How to Send Email using Pear in PHP

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Sure, you can send email in PHP using the PHP mail function.  But if you are doing a lot of sophisticated email sending, some might find it nicer to code in a object oriented fashion using Pear library’s Mail send method.  Even the manual says …

“If intending to send HTML or otherwise Complex mails, it is recommended to use the PEAR package”

Assuming that your PHP environment has Pear package installed (here is how to check), let’s send email using Pear from to…

$recipients = '';
$headers['From'] = '';
$headers['To'] = '';
$headers['Subject'] = 'Sending test message using Pear';
$body = 'This is a test message sent using Pear';
$params['sendmail_path'] = '/usr/lib/sendmail';
$mail =& Mail::factory('sendmail', $params);
$result = $mail->send($recipients, $headers, $body);

If all goes well, the var_dump output should return bool(true).  If not, you get an PEAR_Error object like …

Error: “sendmail returned error code 127”

Note that the sendmail_path often is ‘/usr/lib/sendmail’.  However, it may be something else for your server.  In particular, if sendmail returned error code 127, then most likely the sendmail_path is not correct.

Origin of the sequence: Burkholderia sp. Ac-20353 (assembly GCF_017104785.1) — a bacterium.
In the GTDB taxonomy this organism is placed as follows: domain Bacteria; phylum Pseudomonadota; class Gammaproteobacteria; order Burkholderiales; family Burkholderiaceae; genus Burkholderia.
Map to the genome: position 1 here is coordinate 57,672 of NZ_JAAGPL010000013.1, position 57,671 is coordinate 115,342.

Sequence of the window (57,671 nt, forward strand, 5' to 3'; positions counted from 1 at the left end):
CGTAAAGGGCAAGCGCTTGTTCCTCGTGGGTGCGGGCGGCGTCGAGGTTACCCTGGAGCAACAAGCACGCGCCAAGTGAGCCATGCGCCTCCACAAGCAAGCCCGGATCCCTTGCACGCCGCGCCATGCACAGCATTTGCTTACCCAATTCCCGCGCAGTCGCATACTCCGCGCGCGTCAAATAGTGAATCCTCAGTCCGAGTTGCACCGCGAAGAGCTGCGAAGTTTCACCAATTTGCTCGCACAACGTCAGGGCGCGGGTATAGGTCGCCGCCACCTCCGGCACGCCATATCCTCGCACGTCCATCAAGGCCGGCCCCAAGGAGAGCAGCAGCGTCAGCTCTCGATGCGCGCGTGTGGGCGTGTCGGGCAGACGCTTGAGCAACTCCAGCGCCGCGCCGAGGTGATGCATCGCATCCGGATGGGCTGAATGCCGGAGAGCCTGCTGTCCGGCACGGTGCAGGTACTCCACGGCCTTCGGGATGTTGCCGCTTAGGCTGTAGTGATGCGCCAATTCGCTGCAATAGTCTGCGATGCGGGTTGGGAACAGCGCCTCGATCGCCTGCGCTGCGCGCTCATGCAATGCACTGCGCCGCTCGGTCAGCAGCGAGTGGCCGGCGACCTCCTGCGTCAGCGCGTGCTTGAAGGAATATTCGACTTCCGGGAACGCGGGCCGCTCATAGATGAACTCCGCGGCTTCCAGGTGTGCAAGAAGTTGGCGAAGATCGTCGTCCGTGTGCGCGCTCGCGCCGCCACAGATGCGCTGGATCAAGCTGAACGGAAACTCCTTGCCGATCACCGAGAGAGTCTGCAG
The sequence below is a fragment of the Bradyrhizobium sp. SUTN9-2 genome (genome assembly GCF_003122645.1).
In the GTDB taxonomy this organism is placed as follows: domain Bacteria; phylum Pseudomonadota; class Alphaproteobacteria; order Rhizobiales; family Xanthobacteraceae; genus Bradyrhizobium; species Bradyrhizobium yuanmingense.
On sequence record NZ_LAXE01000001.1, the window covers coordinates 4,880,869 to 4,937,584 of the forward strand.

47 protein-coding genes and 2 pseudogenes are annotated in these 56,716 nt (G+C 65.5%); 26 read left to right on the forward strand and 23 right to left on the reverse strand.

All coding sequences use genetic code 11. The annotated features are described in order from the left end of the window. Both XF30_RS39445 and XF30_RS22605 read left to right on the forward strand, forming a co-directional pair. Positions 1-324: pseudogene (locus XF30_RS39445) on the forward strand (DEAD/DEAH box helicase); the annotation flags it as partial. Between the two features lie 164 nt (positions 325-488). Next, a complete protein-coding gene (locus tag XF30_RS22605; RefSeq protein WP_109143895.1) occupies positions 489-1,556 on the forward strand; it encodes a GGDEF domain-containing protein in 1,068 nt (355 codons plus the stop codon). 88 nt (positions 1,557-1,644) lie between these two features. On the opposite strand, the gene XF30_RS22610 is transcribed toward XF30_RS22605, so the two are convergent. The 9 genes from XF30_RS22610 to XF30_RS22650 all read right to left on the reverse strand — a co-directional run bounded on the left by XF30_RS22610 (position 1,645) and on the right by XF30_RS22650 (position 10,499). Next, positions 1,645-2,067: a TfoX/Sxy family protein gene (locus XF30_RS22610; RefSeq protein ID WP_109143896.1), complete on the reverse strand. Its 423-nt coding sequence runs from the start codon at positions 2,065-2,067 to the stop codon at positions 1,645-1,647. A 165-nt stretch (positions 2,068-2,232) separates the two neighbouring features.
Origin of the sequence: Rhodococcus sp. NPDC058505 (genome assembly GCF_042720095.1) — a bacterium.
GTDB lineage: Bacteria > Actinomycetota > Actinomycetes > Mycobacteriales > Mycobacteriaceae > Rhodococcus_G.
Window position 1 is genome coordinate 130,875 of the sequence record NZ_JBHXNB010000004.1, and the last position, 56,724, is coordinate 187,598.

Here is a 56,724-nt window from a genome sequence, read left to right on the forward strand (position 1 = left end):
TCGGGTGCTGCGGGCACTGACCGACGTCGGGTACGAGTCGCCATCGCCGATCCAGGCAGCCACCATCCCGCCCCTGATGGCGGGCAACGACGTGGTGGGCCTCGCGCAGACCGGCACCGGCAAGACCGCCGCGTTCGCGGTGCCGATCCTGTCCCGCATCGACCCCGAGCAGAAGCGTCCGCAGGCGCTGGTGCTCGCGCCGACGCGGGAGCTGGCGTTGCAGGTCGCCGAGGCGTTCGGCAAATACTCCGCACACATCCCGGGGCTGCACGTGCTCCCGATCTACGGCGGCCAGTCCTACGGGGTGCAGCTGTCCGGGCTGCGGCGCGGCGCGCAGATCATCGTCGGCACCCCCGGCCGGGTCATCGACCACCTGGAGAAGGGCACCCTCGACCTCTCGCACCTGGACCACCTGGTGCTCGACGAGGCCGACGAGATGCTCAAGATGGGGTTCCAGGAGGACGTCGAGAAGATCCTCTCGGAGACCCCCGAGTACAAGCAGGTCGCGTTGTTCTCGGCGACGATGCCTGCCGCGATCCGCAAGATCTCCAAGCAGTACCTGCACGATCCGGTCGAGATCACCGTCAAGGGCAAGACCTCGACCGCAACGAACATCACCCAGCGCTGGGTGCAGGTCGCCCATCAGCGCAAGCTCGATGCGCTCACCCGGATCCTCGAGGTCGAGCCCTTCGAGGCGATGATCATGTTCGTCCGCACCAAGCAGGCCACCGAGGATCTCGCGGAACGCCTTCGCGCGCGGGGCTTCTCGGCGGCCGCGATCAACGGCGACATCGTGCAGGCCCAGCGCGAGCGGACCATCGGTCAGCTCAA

Using the mail backend instead

The Mail::factory takes “mail”, “sendmail”, or “smtp” as the backend for its first parameter. If you don’t want to figure out the sendmail_path, you can use the “mail” backend instead of the “sendmail” backend.  So write …

$mail =& Mail::factory('mail');


Code Explanation

We include Mail.php which is part of the Pear package.

Use Mail::factory to create a sendmail object $mail.  The factory needs to know the sendmail_path passed in to $params array.

Then use the created $mail object to send.  The send method takes recipients, message headers, and message email body which was built in the code above.   The send method will return true if successful.  So you should check for this.

Sending both HTML and Text Emails

The above sends text email.  To send both HTML and text so that those that can receive HTML will get the HTML format, we use …

$message = new Mail_mime();
$message->setTXTBody("This is the text version.");
$message->setHTMLBody("This is the <strong>HTML</strong> version.");
$recipients = '';
$headers['From'] = '';
$headers['To'] = '';
$headers['Subject'] = 'Sending test message using Pear';
$mail =& Mail::factory('mail');
$result = $mail->send($recipients, $message->headers($headers), $message->get());

If you have a large text email body that you don’t want to inline in the function, you can use file_get_contents() to read file off disk.   Note that for some shared webhosts, you may need to install the Mail_Mime package via the CPanel and alter your “include_path” in php.ini to include the location where the Mail_Mime package is installed.  Turning on error display temporarily with …

ini_set(‘display_errors’, ‘1’);

Can help you debug the path.

Remember that if you are testing this on your live server, delete the file afterwards.  Otherwise, everytime someone visits that page, the email will be sent out.